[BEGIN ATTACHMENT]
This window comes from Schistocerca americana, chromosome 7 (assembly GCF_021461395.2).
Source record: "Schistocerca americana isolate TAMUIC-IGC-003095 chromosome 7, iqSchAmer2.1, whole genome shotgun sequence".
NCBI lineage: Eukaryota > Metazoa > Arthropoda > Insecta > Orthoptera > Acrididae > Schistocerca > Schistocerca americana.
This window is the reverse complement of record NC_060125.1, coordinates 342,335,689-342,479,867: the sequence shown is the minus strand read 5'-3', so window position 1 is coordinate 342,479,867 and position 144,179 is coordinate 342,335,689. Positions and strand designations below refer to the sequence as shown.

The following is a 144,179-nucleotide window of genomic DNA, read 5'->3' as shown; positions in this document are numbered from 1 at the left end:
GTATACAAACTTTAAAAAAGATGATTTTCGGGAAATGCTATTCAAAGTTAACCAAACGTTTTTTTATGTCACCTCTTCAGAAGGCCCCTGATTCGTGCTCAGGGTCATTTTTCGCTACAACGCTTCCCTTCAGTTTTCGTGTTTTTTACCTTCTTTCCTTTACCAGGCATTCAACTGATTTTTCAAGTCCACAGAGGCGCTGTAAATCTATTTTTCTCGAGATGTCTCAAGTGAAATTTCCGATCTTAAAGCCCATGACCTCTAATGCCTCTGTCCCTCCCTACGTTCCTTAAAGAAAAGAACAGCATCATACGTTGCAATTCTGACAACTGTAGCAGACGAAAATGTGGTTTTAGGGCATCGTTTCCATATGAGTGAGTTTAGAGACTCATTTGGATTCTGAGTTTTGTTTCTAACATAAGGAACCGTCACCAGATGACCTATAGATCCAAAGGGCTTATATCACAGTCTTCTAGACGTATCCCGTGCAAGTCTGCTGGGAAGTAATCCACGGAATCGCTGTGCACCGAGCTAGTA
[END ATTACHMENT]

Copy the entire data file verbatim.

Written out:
This window comes from Schistocerca americana, chromosome 7 (assembly GCF_021461395.2).
Source record: "Schistocerca americana isolate TAMUIC-IGC-003095 chromosome 7, iqSchAmer2.1, whole genome shotgun sequence".
NCBI lineage: Eukaryota > Metazoa > Arthropoda > Insecta > Orthoptera > Acrididae > Schistocerca > Schistocerca americana.
This window is the reverse complement of record NC_060125.1, coordinates 342,335,689-342,479,867: the sequence shown is the minus strand read 5'-3', so window position 1 is coordinate 342,479,867 and position 144,179 is coordinate 342,335,689. Positions and strand designations below refer to the sequence as shown.

The following is a 144,179-nucleotide window of genomic DNA, read 5'->3' as shown; positions in this document are numbered from 1 at the left end:
GTATACAAACTTTAAAAAAGATGATTTTCGGGAAATGCTATTCAAAGTTAACCAAACGTTTTTTTATGTCACCTCTTCAGAAGGCCCCTGATTCGTGCTCAGGGTCATTTTTCGCTACAACGCTTCCCTTCAGTTTTCGTGTTTTTTACCTTCTTTCCTTTACCAGGCATTCAACTGATTTTTCAAGTCCACAGAGGCGCTGTAAATCTATTTTTCTCGAGATGTCTCAAGTGAAATTTCCGATCTTAAAGCCCATGACCTCTAATGCCTCTGTCCCTCCCTACGTTCCTTAAAGAAAAGAACAGCATCATACGTTGCAATTCTGACAACTGTAGCAGACGAAAATGTGGTTTTAGGGCATCGTTTCCATATGAGTGAGTTTAGAGACTCATTTGGATTCTGAGTTTTGTTTCTAACATAAGGAACCGTCACCAGATGACCTATAGATCCAAAGGGCTTATATCACAGTCTTCTAGACGTATCCCGTGCAAGTCTGCTGGGAAGTAATCCACGGAATCGCTGTGCACCGAGCTAGTA